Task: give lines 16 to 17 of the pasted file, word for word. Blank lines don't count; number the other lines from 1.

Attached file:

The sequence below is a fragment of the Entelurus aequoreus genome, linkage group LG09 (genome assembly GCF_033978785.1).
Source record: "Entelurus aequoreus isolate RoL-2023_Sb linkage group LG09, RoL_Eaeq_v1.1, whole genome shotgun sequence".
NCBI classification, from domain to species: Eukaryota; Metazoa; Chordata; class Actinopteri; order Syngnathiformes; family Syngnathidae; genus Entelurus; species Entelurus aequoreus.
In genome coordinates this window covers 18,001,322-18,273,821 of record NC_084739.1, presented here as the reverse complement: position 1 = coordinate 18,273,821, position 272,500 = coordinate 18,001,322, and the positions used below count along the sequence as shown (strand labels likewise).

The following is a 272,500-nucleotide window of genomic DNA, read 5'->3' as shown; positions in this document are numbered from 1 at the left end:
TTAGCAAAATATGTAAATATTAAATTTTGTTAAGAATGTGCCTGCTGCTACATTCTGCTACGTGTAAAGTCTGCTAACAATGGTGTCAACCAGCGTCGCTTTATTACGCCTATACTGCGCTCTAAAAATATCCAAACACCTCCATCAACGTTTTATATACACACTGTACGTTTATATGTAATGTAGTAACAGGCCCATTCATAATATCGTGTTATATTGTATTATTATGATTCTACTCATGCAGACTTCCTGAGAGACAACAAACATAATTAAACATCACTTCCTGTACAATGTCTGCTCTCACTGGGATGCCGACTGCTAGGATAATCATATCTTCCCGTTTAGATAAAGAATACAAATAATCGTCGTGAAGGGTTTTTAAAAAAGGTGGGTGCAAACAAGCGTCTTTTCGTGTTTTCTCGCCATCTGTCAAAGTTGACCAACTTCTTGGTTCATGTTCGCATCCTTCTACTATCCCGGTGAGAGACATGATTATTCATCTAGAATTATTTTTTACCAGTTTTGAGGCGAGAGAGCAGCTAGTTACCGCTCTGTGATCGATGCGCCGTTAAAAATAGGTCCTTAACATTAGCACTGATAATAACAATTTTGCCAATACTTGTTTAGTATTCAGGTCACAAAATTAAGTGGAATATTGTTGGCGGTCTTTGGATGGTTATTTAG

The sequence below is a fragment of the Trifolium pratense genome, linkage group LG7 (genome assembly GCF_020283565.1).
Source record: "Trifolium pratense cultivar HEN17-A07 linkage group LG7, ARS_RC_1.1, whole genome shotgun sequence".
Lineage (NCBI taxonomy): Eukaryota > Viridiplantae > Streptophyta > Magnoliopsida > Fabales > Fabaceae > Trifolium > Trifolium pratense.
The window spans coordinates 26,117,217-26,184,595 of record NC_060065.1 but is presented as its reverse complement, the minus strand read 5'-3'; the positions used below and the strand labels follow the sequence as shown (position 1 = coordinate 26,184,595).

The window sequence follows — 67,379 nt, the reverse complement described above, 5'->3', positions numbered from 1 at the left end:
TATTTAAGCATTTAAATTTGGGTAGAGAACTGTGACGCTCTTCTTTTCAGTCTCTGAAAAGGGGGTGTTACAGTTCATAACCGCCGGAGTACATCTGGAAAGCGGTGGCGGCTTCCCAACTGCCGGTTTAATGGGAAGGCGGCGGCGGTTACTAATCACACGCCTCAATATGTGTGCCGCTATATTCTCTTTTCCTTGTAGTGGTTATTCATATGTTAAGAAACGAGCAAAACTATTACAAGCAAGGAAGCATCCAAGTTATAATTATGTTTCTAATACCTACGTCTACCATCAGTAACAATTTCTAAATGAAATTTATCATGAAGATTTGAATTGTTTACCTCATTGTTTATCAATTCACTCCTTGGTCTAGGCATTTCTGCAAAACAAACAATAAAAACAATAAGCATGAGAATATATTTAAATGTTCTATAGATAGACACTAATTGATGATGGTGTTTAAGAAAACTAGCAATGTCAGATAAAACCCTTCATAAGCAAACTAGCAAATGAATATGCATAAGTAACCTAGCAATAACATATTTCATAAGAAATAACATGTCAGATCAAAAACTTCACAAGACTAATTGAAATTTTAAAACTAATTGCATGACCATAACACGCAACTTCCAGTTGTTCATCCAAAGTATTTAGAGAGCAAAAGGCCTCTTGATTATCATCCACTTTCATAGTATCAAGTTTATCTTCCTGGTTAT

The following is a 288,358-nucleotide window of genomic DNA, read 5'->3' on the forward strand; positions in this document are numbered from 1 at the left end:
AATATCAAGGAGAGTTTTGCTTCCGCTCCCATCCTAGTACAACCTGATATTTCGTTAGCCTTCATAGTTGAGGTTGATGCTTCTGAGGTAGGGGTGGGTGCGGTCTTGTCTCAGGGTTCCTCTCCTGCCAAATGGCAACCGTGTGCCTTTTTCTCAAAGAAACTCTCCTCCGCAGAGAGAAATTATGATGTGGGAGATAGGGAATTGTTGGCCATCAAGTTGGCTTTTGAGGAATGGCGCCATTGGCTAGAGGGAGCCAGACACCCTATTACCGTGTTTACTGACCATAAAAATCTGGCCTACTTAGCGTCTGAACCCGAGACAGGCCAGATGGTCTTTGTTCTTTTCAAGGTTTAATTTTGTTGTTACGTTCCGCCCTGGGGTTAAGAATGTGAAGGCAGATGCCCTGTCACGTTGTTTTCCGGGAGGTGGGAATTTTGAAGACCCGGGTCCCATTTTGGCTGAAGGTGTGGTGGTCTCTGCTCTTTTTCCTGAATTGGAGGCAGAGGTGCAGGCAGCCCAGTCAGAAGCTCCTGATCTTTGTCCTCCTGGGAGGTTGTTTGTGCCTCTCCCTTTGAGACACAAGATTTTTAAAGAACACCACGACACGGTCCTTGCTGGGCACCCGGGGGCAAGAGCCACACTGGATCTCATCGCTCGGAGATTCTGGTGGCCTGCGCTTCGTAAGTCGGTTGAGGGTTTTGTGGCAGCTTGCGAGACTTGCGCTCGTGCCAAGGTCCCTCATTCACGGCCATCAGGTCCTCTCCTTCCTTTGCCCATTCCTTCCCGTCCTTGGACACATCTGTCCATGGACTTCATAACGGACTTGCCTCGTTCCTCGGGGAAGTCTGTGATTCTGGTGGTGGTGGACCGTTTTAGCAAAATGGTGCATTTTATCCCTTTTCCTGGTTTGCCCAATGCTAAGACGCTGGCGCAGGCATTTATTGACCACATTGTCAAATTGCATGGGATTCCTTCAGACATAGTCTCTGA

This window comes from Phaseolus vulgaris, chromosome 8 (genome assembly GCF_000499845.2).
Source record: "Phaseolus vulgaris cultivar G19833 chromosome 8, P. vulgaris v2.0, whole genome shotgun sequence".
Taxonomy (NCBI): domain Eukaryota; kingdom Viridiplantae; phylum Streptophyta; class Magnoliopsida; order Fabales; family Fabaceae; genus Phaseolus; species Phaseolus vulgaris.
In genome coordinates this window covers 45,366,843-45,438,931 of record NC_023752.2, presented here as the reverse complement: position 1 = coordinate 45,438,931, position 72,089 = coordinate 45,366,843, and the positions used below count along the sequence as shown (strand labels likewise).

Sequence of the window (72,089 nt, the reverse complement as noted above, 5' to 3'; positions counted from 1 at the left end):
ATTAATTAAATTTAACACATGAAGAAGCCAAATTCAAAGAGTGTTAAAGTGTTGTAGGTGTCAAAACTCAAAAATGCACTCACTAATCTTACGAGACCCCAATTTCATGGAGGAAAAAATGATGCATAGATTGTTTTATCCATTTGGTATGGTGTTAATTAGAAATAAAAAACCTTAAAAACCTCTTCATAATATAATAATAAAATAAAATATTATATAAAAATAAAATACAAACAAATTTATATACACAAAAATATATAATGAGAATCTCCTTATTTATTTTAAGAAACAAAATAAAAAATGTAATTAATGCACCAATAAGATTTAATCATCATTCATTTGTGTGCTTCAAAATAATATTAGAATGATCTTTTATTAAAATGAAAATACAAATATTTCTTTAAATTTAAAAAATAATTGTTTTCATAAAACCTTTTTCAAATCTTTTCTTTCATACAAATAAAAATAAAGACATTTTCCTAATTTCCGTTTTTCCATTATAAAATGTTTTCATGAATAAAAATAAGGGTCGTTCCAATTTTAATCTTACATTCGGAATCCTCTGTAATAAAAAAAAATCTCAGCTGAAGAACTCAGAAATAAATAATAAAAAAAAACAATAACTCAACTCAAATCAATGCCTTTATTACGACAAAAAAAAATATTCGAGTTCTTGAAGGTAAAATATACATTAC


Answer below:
Source record: "Phaseolus vulgaris cultivar G19833 chromosome 8, P. vulgaris v2.0, whole genome shotgun sequence".
Taxonomy (NCBI): domain Eukaryota; kingdom Viridiplantae; phylum Streptophyta; class Magnoliopsida; order Fabales; family Fabaceae; genus Phaseolus; species Phaseolus vulgaris.